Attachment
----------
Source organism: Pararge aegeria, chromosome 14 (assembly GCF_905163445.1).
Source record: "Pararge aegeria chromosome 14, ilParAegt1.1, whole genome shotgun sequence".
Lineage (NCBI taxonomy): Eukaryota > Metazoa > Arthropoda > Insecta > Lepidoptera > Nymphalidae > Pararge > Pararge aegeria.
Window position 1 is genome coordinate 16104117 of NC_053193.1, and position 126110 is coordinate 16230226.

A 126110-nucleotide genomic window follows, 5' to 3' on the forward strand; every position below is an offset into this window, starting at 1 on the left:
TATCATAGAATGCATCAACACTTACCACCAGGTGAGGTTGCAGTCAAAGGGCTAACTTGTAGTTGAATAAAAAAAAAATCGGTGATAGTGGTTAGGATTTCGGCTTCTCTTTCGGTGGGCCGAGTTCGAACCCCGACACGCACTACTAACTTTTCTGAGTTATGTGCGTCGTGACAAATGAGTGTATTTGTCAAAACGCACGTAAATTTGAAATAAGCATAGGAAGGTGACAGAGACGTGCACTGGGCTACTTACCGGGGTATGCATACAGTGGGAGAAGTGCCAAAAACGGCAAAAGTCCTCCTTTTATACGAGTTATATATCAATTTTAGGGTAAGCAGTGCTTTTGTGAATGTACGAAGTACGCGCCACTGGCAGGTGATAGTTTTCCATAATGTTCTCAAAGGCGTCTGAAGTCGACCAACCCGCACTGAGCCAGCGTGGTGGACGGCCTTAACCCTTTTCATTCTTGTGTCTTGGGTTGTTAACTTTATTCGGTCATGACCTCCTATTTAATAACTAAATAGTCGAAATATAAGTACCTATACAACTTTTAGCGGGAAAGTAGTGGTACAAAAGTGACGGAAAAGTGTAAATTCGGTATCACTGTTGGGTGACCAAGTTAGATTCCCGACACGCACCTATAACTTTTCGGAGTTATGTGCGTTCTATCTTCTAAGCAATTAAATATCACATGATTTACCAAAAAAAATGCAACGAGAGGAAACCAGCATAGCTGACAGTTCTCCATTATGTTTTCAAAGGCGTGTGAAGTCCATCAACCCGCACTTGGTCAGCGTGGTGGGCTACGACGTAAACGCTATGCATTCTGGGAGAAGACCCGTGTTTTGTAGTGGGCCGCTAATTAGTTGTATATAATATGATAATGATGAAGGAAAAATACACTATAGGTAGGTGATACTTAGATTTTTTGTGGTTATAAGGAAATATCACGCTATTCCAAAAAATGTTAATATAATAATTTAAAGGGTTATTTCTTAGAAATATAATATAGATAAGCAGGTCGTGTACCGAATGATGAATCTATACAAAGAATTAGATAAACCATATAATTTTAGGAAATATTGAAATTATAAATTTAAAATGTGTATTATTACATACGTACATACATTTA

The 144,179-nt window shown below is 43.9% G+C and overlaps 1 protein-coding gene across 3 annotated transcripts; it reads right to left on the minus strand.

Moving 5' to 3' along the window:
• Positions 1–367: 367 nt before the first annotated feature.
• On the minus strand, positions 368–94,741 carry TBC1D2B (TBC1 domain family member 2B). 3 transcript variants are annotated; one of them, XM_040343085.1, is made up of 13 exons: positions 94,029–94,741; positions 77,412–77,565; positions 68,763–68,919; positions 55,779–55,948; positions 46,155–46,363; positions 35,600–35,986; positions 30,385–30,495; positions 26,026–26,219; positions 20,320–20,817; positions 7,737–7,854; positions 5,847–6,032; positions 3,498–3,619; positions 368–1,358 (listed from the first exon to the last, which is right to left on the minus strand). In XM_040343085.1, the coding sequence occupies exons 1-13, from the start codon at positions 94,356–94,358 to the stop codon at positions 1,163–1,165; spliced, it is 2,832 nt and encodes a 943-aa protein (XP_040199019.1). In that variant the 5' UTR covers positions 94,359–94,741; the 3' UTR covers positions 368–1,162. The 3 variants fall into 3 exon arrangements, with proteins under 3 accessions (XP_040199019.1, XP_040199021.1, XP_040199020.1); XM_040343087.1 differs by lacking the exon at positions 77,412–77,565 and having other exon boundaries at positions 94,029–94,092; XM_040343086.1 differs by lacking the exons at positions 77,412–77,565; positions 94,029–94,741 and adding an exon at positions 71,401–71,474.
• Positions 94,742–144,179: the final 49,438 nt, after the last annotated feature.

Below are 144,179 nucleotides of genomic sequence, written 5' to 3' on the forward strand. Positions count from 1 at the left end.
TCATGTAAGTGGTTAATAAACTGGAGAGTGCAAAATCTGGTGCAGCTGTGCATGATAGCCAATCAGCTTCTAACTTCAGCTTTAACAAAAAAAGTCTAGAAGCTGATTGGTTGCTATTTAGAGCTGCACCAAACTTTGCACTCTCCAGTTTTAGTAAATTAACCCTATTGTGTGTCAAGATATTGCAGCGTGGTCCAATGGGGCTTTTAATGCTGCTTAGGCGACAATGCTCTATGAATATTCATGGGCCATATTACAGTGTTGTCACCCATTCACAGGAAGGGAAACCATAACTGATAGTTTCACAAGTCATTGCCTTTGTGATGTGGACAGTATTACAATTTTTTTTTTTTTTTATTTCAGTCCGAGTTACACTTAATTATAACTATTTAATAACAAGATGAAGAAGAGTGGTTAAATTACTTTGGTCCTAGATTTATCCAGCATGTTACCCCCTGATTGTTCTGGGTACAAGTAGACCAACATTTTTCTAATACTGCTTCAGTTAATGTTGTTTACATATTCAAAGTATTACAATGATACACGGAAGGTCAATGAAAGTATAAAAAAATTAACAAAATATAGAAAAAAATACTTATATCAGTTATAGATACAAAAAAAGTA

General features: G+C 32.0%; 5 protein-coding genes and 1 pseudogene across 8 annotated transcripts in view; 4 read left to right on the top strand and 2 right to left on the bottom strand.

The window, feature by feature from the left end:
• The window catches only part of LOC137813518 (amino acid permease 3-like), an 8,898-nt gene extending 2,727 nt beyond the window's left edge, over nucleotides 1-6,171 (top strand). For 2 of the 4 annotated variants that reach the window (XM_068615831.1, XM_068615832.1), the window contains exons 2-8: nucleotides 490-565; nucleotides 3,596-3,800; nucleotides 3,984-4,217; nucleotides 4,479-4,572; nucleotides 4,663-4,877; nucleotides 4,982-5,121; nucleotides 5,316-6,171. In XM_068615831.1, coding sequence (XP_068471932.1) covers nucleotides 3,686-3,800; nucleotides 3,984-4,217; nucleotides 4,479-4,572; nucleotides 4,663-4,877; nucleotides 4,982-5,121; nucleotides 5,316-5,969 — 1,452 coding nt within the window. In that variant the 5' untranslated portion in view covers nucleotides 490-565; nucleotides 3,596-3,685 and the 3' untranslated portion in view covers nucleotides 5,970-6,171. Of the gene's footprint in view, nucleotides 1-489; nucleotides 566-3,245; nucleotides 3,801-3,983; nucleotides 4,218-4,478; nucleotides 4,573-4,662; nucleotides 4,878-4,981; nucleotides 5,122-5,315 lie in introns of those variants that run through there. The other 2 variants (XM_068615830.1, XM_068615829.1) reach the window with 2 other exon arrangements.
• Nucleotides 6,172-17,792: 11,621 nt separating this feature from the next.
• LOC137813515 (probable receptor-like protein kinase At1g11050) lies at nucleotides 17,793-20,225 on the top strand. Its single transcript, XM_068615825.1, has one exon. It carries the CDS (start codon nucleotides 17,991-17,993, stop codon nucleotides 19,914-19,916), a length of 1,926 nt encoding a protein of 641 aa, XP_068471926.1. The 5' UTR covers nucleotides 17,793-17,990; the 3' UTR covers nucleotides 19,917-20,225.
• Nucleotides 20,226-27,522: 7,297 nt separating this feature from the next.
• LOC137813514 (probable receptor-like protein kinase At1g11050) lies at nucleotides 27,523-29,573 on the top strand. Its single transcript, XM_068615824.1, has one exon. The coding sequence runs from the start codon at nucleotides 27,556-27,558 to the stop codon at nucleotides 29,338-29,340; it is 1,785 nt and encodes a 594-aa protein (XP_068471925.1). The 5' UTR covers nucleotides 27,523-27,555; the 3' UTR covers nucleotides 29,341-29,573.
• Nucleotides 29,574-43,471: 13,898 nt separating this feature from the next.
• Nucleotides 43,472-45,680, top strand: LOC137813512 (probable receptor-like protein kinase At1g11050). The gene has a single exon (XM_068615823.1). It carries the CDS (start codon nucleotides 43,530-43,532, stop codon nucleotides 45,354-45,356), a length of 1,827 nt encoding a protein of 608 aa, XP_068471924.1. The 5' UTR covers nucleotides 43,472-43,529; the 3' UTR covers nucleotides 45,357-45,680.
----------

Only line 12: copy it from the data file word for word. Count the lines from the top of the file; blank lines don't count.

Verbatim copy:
Below are 144,179 nucleotides of genomic sequence, written 5' to 3' on the forward strand. Positions count from 1 at the left end.